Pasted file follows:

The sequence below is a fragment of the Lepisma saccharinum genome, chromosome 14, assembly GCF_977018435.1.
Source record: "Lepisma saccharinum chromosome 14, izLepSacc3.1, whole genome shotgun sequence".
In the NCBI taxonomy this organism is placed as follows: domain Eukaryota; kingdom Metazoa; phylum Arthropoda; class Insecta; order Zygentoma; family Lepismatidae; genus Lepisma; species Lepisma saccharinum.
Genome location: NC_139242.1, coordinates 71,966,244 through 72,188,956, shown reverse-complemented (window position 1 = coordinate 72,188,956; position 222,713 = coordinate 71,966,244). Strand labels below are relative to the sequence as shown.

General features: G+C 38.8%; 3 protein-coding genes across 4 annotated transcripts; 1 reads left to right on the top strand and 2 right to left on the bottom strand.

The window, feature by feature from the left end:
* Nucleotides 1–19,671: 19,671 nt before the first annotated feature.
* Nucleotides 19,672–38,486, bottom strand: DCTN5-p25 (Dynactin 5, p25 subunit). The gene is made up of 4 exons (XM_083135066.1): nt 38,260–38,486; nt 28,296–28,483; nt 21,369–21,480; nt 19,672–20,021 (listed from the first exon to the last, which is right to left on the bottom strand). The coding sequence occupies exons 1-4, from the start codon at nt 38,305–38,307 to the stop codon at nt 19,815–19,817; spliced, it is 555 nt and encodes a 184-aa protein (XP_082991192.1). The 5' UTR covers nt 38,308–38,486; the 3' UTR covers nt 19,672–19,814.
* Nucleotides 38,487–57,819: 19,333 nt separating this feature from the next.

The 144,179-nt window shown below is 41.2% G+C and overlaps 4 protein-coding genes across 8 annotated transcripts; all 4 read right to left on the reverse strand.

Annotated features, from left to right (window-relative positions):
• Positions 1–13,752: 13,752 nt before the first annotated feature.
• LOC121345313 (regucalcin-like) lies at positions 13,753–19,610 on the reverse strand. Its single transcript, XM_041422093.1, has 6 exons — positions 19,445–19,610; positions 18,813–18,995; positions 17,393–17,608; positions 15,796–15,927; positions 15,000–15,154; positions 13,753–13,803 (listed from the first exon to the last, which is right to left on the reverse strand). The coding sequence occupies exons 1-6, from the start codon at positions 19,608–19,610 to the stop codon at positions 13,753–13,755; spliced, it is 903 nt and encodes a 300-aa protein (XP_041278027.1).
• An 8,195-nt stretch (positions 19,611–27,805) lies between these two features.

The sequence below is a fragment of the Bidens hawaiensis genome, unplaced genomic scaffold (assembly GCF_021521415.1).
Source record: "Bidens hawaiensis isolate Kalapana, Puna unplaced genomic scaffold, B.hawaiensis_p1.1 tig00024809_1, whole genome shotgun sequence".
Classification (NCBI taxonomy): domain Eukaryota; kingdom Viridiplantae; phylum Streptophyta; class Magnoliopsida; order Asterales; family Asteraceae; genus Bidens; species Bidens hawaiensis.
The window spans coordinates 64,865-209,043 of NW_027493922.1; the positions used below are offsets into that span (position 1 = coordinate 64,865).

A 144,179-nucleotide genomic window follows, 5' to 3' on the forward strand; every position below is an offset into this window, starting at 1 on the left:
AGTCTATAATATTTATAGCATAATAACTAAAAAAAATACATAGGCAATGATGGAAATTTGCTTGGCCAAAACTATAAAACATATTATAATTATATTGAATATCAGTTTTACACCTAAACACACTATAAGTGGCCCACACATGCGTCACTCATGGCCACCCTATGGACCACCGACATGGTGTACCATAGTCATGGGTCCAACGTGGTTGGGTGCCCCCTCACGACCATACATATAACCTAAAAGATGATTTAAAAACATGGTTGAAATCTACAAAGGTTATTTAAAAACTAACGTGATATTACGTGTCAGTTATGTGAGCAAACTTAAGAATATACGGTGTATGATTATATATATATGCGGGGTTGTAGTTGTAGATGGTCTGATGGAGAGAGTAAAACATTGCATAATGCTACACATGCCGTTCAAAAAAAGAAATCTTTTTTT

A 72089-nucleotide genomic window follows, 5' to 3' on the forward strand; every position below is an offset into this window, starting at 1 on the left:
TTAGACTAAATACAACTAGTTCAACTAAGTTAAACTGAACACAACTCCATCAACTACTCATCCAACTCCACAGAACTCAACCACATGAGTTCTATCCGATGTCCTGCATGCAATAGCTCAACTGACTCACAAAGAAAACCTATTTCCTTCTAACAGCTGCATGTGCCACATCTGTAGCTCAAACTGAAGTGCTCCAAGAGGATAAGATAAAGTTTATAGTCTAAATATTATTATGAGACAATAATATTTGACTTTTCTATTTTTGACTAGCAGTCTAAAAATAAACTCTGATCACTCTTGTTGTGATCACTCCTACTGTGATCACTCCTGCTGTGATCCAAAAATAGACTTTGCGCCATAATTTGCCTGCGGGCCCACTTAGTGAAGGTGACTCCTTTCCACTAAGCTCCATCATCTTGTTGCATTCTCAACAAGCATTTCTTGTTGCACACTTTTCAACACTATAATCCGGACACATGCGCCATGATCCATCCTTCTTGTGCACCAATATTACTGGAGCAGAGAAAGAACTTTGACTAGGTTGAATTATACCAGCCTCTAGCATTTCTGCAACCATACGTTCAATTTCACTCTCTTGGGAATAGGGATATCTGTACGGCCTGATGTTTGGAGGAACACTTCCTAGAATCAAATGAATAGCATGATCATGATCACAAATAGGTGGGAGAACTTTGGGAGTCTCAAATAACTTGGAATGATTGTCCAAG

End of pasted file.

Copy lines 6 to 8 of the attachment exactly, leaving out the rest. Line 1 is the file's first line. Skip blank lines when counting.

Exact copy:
The window, feature by feature from the left end:
* Nucleotides 1–19,671: 19,671 nt before the first annotated feature.
* Nucleotides 19,672–38,486, bottom strand: DCTN5-p25 (Dynactin 5, p25 subunit). The gene is made up of 4 exons (XM_083135066.1): nt 38,260–38,486; nt 28,296–28,483; nt 21,369–21,480; nt 19,672–20,021 (listed from the first exon to the last, which is right to left on the bottom strand). The coding sequence occupies exons 1-4, from the start codon at nt 38,305–38,307 to the stop codon at nt 19,815–19,817; spliced, it is 555 nt and encodes a 184-aa protein (XP_082991192.1). The 5' UTR covers nt 38,308–38,486; the 3' UTR covers nt 19,672–19,814.